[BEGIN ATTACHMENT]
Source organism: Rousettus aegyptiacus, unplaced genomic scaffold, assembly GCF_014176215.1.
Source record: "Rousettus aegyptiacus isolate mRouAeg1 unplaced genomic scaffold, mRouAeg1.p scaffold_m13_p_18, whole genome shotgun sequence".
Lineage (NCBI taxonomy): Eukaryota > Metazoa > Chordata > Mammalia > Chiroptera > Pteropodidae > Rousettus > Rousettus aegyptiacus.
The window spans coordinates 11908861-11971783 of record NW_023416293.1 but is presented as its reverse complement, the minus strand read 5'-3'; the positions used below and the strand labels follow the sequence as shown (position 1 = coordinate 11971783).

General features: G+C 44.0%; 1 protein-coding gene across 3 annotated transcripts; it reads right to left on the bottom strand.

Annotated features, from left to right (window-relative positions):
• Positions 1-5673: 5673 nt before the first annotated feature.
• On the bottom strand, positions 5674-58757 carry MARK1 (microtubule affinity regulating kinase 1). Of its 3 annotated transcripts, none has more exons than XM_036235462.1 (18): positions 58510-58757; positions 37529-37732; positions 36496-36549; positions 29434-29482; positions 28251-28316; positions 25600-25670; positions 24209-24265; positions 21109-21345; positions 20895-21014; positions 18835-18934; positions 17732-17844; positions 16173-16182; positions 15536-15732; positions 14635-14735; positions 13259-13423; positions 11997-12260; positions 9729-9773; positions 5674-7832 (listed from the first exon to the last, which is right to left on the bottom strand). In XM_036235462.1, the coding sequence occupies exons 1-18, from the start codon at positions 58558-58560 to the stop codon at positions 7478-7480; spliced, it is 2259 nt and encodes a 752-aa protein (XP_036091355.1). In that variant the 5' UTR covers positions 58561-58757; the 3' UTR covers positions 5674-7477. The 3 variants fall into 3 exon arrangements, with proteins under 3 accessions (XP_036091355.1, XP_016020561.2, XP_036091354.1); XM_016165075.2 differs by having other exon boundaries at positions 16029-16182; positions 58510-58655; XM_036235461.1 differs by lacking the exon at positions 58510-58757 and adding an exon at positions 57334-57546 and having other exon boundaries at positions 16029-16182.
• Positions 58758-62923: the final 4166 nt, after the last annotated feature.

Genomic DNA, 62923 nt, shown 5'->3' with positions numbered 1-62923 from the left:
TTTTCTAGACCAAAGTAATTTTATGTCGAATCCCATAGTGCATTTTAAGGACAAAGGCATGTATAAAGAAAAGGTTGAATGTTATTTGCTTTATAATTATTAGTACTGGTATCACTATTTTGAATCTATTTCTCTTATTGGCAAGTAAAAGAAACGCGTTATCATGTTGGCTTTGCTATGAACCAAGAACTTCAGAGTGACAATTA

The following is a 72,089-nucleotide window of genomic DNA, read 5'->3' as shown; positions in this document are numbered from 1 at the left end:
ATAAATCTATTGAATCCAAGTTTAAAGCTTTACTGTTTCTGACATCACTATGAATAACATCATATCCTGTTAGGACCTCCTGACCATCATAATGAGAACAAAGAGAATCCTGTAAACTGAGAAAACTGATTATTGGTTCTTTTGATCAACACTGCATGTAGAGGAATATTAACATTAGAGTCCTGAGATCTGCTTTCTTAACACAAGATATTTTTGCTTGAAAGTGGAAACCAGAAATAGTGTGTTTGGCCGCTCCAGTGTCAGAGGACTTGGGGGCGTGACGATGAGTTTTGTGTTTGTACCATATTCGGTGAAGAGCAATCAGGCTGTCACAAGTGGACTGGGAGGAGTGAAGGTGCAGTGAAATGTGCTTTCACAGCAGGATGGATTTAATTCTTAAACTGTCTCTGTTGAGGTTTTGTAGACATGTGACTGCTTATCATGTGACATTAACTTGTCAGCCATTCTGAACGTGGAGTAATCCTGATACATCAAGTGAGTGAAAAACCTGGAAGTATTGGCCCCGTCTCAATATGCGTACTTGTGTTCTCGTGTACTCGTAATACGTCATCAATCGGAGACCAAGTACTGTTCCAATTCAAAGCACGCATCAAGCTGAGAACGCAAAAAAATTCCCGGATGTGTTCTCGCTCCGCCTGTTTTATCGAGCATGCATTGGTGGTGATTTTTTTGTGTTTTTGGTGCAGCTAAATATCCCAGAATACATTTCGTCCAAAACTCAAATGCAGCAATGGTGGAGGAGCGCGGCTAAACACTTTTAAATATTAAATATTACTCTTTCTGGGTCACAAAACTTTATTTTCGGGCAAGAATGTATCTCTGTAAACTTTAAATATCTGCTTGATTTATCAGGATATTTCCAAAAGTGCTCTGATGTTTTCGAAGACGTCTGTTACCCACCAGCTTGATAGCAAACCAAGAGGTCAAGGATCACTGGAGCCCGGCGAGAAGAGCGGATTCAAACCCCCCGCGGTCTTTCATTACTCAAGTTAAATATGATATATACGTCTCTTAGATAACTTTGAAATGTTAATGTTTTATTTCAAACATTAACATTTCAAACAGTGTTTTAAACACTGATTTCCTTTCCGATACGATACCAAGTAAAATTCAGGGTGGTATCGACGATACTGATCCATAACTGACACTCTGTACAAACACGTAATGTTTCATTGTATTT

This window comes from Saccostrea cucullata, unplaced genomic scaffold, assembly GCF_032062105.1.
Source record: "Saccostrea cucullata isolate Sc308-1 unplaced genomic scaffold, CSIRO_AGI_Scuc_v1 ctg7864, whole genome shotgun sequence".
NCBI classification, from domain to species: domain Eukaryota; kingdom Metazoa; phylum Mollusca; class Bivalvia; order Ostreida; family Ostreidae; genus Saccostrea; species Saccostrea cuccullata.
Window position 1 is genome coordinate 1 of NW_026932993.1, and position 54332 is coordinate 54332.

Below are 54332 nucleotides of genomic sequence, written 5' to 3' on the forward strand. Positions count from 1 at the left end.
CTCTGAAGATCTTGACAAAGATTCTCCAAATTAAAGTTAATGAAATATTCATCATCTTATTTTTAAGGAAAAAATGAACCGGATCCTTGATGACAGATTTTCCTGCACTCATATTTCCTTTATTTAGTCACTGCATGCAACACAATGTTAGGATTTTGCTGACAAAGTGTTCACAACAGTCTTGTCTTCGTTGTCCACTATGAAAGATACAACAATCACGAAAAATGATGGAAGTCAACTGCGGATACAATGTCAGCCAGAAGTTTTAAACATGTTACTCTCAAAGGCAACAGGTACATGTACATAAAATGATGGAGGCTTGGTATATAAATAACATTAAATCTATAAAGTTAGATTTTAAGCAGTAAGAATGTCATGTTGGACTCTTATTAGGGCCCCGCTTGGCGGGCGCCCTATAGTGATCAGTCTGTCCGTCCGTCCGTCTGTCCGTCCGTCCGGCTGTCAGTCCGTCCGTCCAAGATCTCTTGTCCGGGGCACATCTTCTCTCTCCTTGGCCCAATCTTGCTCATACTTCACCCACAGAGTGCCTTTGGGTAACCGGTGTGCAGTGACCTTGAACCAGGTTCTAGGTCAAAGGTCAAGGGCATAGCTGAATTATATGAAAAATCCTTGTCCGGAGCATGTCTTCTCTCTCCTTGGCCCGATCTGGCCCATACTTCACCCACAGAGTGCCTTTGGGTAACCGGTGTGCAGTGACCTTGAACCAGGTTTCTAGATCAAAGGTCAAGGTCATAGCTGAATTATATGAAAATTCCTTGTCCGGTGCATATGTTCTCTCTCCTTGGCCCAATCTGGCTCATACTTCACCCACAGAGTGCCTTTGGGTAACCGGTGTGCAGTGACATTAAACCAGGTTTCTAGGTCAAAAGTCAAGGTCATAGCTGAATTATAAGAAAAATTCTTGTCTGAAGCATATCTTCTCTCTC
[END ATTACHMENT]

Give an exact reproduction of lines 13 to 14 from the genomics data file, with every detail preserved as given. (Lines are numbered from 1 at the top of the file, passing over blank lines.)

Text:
ATAAATCTATTGAATCCAAGTTTAAAGCTTTACTGTTTCTGACATCACTATGAATAACATCATATCCTGTTAGGACCTCCTGACCATCATAATGAGAACAAAGAGAATCCTGTAAACTGAGAAAACTGATTATTGGTTCTTTTGATCAACACTGCATGTAGAGGAATATTAACATTAGAGTCCTGAGATCTGCTTTCTTAACACAAGATATTTTTGCTTGAAAGTGGAAACCAGAAATAGTGTGTTTGGCCGCTCCAGTGTCAGAGGACTTGGGGGCGTGACGATGAGTTTTGTGTTTGTACCATATTCGGTGAAGAGCAATCAGGCTGTCACAAGTGGACTGGGAGGAGTGAAGGTGCAGTGAAATGTGCTTTCACAGCAGGATGGATTTAATTCTTAAACTGTCTCTGTTGAGGTTTTGTAGACATGTGACTGCTTATCATGTGACATTAACTTGTCAGCCATTCTGAACGTGGAGTAATCCTGATACATCAAGTGAGTGAAAAACCTGGAAGTATTGGCCCCGTCTCAATATGCGTACTTGTGTTCTCGTGTACTCGTAATACGTCATCAATCGGAGACCAAGTACTGTTCCAATTCAAAGCACGCATCAAGCTGAGAACGCAAAAAAATTCCCGGATGTGTTCTCGCTCCGCCTGTTTTATCGAGCATGCATTGGTGGTGATTTTTTTGTGTTTTTGGTGCAGCTAAATATCCCAGAATACATTTCGTCCAAAACTCAAATGCAGCAATGGTGGAGGAGCGCGGCTAAACACTTTTAAATATTAAATATTACTCTTTCTGGGTCACAAAACTTTATTTTCGGGCAAGAATGTATCTCTGTAAACTTTAAATATCTGCTTGATTTATCAGGATATTTCCAAAAGTGCTCTGATGTTTTCGAAGACGTCTGTTACCCACCAGCTTGATAGCAAACCAAGAGGTCAAGGATCACTGGAGCCCGGCGAGAAGAGCGGATTCAAACCCCCCGCGGTCTTTCATTACTCAAGTTAAATATGATATATACGTCTCTTAGATAACTTTGAAATGTTAATGTTTTATTTCAAACATTAACATTTCAAACAGTGTTTTAAACACTGATTTCCTTTCCGATACGATACCAAGTAAAATTCAGGGTGGTATCGACGATACTGATCCATAACTGACACTCTGTACAAACACGTAATGTTTCATTGTATTT

This window comes from Saccostrea cucullata, unplaced genomic scaffold, assembly GCF_032062105.1.